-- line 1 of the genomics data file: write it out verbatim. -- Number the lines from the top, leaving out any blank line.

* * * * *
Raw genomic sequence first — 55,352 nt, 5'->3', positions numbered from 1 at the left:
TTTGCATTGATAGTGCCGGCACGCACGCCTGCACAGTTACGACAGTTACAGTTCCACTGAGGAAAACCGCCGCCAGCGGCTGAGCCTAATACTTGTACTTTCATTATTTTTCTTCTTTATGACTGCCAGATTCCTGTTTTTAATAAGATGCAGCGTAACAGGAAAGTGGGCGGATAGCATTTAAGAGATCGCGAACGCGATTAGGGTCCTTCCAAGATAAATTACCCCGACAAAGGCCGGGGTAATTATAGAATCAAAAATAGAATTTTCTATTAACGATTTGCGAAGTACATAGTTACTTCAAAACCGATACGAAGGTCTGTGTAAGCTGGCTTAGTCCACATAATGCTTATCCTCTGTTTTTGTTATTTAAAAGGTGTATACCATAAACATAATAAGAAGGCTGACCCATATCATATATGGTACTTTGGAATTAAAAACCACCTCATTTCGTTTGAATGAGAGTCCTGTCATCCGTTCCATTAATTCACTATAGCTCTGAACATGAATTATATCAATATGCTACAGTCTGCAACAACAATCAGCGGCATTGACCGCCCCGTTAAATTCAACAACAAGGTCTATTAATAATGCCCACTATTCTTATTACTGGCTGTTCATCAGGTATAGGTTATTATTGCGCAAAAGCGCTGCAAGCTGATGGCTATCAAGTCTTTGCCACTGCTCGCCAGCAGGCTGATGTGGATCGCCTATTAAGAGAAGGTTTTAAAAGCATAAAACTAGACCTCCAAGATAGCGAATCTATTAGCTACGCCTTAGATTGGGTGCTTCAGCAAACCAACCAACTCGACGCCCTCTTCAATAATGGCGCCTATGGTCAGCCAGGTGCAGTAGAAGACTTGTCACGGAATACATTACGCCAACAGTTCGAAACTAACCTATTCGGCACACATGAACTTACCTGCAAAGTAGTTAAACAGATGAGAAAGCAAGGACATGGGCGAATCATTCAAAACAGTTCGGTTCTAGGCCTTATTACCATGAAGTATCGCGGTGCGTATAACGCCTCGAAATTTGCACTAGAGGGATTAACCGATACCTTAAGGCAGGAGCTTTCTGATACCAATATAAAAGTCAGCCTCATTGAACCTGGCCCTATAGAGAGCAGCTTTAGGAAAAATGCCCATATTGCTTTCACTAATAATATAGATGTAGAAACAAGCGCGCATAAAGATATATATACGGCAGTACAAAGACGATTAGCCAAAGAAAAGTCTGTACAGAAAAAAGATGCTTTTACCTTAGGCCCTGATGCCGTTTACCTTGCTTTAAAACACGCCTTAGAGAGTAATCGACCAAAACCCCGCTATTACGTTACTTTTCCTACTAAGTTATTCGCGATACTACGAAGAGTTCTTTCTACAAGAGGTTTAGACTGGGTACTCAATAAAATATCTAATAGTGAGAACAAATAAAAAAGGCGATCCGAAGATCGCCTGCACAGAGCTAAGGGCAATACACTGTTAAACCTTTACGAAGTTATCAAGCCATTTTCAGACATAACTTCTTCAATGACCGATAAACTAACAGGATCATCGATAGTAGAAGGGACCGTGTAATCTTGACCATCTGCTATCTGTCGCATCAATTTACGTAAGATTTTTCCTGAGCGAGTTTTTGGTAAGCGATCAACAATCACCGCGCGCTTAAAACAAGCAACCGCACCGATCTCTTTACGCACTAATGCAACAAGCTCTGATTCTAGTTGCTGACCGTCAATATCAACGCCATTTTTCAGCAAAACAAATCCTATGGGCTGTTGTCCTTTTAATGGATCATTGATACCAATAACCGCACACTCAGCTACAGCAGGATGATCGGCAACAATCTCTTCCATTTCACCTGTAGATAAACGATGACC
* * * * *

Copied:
Raw genomic sequence first — 55,352 nt, 5'->3', positions numbered from 1 at the left: